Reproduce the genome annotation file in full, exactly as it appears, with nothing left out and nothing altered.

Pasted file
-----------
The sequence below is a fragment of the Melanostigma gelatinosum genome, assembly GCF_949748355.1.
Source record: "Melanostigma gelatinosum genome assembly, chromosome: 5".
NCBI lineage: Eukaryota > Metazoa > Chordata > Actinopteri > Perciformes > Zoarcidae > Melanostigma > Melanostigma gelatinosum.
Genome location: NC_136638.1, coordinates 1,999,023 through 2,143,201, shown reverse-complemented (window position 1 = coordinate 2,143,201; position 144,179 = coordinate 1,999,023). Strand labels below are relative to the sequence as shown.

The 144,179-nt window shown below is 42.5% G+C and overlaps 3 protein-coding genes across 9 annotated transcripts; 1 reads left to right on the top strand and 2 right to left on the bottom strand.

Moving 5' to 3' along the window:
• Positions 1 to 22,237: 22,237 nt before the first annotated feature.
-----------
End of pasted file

The sequence below is a fragment of the Melanostigma gelatinosum genome, assembly GCF_949748355.1.
Source record: "Melanostigma gelatinosum genome assembly, chromosome: 5".
NCBI lineage: Eukaryota > Metazoa > Chordata > Actinopteri > Perciformes > Zoarcidae > Melanostigma > Melanostigma gelatinosum.
Genome location: NC_136638.1, coordinates 1,999,023 through 2,143,201, shown reverse-complemented (window position 1 = coordinate 2,143,201; position 144,179 = coordinate 1,999,023). Strand labels below are relative to the sequence as shown.

The 144,179-nt window shown below is 42.5% G+C and overlaps 3 protein-coding genes across 9 annotated transcripts; 1 reads left to right on the top strand and 2 right to left on the bottom strand.

Moving 5' to 3' along the window:
• Positions 1 to 22,237: 22,237 nt before the first annotated feature.